Movie Bond necessarily jettisoned almost every single tether to what remained of reality. Not that we wanted a realistic Intelligence Officer. I’d watch/read something by John Le Carré for that.

The cars and their gadgets went from – “Yeah, I had one of those on that job that never actually happened in Somalia.” – to – “How do you even still have an engine?”

Oil slicks? Bullet-resistant glass? Smokescreens? All pioneered I think by various ne’er-do-wells, shitheads that needed to evade the cops and other shitheads. Al Capone rolled in a veritable tank; those O’Bannion Northsiders were a lot of trouble…until they weren’t.

The average Bond car took these things to the very limit of engineering credibility. Where does a 1964 Aston-Martin DB5 have space for the machine guns, hydraulically operated rear armor shield, the smoke projectors, caltrops, oil slick and ejector seat? My completely untrustworthy (I hide certain math classes on my transcripts) napkin calculation has this vehicle pushing up against the almighty weight limit.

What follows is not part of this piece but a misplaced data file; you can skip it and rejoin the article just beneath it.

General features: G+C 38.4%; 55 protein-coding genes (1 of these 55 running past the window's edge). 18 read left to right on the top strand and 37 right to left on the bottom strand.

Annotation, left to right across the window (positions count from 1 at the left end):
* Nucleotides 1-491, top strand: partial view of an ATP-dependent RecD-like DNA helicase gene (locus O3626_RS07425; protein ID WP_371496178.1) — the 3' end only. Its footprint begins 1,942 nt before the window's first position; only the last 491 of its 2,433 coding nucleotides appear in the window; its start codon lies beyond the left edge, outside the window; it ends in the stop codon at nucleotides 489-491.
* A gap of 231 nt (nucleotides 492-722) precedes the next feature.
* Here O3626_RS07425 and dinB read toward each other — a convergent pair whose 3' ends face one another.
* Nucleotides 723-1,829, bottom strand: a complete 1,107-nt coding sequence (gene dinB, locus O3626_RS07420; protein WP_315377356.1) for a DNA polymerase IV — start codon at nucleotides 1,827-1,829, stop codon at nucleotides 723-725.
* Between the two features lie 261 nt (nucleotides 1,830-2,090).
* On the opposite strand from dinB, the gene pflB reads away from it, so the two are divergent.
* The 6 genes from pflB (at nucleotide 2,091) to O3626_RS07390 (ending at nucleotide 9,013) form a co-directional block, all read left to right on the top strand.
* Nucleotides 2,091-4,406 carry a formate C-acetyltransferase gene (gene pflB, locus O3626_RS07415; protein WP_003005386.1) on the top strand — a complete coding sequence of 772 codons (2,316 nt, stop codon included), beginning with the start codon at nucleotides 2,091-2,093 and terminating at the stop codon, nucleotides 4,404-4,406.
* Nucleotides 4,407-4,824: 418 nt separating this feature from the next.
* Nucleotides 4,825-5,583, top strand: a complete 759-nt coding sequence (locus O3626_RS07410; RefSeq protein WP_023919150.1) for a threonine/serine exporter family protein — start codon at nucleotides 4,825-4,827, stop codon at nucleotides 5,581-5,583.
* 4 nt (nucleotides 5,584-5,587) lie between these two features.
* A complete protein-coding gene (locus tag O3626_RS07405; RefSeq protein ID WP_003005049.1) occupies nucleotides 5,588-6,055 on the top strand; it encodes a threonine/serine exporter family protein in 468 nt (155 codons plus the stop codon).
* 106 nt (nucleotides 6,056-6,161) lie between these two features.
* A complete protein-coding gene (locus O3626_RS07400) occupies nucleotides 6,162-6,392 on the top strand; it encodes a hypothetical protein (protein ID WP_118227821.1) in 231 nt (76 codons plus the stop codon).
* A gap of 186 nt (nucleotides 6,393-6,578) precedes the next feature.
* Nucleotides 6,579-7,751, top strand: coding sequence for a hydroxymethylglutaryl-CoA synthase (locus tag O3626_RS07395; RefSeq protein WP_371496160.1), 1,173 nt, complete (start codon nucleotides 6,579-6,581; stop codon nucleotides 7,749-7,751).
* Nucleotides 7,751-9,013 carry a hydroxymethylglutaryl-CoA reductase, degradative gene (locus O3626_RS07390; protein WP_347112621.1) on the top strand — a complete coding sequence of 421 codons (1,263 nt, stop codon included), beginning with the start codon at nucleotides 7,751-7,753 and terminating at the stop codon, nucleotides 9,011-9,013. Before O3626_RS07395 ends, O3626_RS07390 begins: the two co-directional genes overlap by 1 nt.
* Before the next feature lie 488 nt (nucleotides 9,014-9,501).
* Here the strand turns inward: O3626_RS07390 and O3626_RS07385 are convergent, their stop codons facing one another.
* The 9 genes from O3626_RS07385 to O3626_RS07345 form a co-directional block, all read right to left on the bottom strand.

Can you bore out an Aston-Martin engine enough to overcome the extra mass? Do you follow Book Felix Leiter’s example of dropping a huge Cadillac engine into a Studebaker, despite voiding the warranty? Or do you just go with it and assume that, with the help of a time machine, a cross-fiction machine and writers busting out their best “because I said so” justifications that we may assume that George Lucas lent the Millennium Falcon’s back up engine to your choice of the Broccolis or Mr. Fleming?

Now there’s a fan fiction crossover with Leia as the wishbone between Han and Bond, but I digress.